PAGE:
This page, though updated a bit, is still something of a work in progress. However if you find anything really broken or wrong about it, please tell me about it, using the 'Contact" menu off the home page.
This page will display and convert RGB (8 bit) values to CIE Yxy and XYZ coordinates in real time. I use it to dial in monitors bias and gain settings when I'm calibrating them with a colorimeter running from a remote machine. Most colorimeters I've come accross, expensive ones aside, will read out in Yxy space, thus leaving you to wonder which color to boost or reduce on the monitor. No more! Just mix RGB until you Yxy coords match, and see which way to go.
It is also hand as a learning tool, as you can finally see in an intuative way the relationship between CIE Yxy and XYZ colorspace and RGB, our earstwhile CGI friend. Though this appears somewhat obscure, it's actually quite relevant, as CIE XZY is the 'grandfather' of all other colorspaces. Yxy is another way to state XYZ, and the two are interchangeable. Yxy make a clear seperation of Luma (Y) and chroma (xy), which you can see in the xy chromaticity plot on the right side of the page.
The current iteration of the gadget uses only one whitepoint, though it's important to know that different whitepoints affect the math that makes the conversion to RGB. One day soon I hope to add a dropdown box to select from a few popular whitepoints. Right now it is fixed at 6500K, and also assumes a 2o Standard Observer, using the 1931 chromaticities. While there have been improvements to the chromaticity plot over the years, 1931 still holds strong as the most useful, though not the the most accurate.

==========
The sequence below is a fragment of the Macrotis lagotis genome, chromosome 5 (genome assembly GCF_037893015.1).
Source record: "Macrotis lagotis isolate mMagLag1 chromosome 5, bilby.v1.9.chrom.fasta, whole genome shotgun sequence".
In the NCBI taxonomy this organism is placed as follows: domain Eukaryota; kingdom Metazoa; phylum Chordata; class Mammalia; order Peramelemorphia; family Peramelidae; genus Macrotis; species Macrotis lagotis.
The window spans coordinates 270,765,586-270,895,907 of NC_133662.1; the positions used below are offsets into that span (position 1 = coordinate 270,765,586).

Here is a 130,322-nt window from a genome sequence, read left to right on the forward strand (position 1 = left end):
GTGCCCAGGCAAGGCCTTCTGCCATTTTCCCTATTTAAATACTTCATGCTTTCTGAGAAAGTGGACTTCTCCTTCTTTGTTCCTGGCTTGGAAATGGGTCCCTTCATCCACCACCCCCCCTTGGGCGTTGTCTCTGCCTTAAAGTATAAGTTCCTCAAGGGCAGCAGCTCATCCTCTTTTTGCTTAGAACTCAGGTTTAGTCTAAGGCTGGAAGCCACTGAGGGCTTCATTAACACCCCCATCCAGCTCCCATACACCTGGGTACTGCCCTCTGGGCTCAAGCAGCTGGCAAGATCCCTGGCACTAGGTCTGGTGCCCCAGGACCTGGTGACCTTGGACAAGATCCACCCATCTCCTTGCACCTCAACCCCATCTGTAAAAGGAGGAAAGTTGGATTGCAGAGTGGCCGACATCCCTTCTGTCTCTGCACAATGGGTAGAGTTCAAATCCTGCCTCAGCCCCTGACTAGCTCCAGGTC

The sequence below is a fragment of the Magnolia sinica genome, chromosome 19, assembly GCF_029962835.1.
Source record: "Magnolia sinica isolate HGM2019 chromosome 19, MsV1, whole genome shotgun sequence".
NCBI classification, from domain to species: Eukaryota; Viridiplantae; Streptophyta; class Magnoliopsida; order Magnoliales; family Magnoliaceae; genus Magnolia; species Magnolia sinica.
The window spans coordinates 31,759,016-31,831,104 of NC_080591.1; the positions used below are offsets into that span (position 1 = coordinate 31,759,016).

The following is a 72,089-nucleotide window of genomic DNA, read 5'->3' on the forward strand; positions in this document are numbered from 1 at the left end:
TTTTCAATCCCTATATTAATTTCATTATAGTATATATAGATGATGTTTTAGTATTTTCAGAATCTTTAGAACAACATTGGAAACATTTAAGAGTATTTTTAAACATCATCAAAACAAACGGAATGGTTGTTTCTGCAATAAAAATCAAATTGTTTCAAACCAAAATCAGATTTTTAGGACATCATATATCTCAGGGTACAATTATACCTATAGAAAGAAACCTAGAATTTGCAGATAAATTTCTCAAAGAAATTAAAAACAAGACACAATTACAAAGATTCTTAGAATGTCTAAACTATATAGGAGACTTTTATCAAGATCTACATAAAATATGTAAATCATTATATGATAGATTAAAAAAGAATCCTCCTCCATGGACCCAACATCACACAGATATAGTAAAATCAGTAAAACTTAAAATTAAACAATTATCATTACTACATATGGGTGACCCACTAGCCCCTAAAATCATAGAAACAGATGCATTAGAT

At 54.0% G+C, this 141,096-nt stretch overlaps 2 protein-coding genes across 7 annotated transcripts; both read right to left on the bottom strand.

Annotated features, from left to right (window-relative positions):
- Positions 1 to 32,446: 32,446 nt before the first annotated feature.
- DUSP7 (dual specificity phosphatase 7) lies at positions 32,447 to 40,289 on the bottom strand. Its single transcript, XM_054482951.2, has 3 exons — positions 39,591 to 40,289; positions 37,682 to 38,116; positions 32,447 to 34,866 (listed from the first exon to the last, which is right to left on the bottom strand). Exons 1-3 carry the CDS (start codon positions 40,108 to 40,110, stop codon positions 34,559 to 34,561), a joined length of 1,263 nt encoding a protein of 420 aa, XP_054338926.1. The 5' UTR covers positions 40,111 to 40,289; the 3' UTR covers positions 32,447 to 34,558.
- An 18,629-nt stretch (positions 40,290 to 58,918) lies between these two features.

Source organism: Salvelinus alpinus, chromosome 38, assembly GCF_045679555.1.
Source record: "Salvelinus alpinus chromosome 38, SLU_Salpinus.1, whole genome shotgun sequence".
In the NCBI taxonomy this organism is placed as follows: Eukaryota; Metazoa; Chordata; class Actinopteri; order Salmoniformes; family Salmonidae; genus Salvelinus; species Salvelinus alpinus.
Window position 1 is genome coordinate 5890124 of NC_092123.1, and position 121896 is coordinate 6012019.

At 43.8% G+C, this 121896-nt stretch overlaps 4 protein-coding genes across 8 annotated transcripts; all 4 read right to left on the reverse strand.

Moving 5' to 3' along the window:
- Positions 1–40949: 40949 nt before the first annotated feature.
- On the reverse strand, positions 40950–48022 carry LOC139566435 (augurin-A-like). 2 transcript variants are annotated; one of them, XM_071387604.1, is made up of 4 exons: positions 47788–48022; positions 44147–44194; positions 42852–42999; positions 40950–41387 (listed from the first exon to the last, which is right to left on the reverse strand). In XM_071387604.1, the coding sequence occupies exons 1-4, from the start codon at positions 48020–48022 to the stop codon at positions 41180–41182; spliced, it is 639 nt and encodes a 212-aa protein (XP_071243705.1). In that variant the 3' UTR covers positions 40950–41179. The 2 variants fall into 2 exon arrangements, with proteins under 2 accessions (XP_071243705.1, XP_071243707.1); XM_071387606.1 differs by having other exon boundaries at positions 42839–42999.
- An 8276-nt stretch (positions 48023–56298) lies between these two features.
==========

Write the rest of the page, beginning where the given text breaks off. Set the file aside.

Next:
Some interesting things to note: Set the background to a dark grey, and see the impact of moving and color. Now start with almost white and notice that the crosshair in the chroma plot moves quite a bit slower. This reinforces the expirience (of frustration) when setting hardware to work properly in the darker regions of it's gamut. Also notice how adjusting blue clears the crosshair way out of the RGB gamut alltogehter when in the darks. I have no idea why this happens, and perhaps a closer look at the math is required, though the coords are largely correct for this model. I'm open to suggestions ;-) -----Beak, 27 May 2005